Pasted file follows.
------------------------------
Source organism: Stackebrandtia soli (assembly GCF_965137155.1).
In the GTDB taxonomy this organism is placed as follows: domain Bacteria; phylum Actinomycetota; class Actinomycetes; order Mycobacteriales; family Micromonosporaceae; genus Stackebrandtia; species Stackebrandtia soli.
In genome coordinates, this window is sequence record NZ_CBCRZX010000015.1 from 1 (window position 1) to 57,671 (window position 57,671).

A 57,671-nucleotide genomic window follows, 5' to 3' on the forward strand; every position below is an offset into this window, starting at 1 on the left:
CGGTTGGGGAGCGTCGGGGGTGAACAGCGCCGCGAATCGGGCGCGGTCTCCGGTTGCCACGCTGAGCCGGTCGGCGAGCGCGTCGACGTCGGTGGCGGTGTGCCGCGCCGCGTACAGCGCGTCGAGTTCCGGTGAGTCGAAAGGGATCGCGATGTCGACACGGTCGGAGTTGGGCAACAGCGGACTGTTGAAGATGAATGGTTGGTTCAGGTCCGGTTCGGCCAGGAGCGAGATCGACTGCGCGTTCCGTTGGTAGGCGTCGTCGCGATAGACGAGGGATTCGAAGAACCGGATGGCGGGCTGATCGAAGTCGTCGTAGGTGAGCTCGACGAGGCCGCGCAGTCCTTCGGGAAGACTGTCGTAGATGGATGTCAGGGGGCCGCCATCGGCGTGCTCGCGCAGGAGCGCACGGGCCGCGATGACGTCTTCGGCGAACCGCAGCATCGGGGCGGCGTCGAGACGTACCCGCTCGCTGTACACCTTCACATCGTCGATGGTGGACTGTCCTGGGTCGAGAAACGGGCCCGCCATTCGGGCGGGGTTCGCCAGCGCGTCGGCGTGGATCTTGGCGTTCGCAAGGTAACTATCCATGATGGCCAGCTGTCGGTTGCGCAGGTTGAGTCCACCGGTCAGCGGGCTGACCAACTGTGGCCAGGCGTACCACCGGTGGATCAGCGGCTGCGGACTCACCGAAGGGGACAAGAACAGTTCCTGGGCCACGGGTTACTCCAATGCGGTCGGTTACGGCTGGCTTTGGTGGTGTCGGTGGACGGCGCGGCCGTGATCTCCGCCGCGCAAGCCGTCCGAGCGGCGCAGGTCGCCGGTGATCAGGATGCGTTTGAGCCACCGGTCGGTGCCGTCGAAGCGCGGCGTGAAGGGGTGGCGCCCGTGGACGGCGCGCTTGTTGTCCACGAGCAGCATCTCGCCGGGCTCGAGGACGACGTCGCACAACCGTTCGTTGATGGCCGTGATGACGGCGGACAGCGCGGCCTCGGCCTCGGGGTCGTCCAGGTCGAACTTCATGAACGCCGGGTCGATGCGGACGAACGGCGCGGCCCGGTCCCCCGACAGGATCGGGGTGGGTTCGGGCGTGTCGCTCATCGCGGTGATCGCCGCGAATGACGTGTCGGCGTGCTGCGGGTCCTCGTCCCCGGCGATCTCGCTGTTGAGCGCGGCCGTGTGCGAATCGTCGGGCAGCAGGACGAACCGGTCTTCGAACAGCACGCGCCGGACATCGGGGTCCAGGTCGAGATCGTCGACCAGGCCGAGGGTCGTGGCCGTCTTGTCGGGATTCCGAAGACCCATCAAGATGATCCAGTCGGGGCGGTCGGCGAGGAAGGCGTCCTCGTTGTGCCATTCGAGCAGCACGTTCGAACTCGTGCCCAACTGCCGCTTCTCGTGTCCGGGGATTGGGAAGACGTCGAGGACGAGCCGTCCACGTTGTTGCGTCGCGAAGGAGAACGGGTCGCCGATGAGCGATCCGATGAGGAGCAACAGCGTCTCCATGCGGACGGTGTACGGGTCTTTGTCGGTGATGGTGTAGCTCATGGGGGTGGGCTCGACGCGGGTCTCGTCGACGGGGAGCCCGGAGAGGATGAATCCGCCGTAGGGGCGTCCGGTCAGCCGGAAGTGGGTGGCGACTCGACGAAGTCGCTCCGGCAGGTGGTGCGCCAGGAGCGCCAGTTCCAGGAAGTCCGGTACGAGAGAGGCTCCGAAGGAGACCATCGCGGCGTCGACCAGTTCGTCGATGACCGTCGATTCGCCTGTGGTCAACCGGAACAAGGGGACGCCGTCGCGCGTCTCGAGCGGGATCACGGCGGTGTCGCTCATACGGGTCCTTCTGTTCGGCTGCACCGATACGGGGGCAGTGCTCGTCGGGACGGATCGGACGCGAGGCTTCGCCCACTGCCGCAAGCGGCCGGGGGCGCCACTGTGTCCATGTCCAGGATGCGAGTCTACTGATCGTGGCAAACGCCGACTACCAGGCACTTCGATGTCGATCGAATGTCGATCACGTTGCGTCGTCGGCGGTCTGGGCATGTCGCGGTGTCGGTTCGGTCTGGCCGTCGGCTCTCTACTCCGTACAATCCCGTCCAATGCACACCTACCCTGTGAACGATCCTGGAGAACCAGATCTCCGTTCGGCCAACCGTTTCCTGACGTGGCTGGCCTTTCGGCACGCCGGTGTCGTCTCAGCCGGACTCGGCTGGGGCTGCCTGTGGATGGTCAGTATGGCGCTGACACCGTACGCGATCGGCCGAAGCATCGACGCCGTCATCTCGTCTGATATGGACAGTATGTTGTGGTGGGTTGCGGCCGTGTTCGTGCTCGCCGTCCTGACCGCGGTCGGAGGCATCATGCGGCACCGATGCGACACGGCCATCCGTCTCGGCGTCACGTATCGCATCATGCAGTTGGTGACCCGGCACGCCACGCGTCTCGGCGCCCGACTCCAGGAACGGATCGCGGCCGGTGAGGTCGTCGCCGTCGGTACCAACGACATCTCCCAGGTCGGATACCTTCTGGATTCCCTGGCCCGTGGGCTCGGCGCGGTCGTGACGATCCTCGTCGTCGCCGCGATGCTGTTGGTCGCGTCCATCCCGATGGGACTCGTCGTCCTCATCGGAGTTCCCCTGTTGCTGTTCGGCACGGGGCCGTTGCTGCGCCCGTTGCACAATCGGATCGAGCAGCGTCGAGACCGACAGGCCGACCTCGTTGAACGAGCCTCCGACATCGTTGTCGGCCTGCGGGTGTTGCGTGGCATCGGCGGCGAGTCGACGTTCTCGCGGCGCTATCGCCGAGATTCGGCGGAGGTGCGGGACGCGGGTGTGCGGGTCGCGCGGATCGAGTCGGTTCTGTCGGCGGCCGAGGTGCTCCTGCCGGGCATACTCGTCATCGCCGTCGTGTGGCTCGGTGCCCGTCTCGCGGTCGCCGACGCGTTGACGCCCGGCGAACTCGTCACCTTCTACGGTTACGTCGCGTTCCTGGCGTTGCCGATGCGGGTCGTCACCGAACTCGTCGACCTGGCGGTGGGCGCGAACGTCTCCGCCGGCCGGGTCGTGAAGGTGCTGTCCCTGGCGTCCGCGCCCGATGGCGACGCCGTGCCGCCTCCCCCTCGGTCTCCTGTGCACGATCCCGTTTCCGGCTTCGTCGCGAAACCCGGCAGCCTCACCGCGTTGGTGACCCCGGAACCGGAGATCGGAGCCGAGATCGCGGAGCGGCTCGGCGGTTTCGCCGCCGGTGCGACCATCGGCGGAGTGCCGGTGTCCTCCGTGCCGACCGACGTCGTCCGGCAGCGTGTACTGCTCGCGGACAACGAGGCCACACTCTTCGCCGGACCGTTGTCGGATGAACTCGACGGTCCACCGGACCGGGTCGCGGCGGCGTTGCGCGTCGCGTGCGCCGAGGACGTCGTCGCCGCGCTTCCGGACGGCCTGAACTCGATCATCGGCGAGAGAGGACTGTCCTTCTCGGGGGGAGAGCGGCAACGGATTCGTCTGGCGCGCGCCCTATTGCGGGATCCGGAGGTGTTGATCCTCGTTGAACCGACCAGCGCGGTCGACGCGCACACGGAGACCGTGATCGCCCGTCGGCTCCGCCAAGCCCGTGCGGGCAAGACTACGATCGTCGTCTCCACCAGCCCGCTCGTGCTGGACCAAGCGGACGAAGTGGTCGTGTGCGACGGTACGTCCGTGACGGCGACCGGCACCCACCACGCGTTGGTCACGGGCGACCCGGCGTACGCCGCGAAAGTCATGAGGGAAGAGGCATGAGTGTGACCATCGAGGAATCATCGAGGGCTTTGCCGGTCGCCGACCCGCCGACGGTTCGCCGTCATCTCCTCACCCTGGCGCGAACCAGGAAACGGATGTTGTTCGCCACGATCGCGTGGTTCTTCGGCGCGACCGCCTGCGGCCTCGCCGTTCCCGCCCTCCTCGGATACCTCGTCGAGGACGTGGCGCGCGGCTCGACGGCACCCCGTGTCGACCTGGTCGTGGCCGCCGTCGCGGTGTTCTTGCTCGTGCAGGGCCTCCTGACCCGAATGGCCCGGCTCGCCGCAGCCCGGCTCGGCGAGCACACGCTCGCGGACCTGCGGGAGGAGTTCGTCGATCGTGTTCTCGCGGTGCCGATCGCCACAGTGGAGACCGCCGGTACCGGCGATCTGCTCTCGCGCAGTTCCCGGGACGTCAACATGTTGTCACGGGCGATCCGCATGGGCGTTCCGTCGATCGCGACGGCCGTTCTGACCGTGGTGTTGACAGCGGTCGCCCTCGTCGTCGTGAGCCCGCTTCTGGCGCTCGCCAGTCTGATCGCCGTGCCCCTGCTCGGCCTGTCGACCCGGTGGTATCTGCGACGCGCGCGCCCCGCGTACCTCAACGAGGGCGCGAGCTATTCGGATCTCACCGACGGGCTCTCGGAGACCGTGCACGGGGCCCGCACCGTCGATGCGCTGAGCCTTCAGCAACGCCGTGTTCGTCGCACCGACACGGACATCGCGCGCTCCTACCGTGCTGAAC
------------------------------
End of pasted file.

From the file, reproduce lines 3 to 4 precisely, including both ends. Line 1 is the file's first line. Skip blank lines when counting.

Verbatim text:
In genome coordinates, this window is sequence record NZ_CBCRZX010000015.1 from 1 (window position 1) to 57,671 (window position 57,671).

A 57,671-nucleotide genomic window follows, 5' to 3' on the forward strand; every position below is an offset into this window, starting at 1 on the left: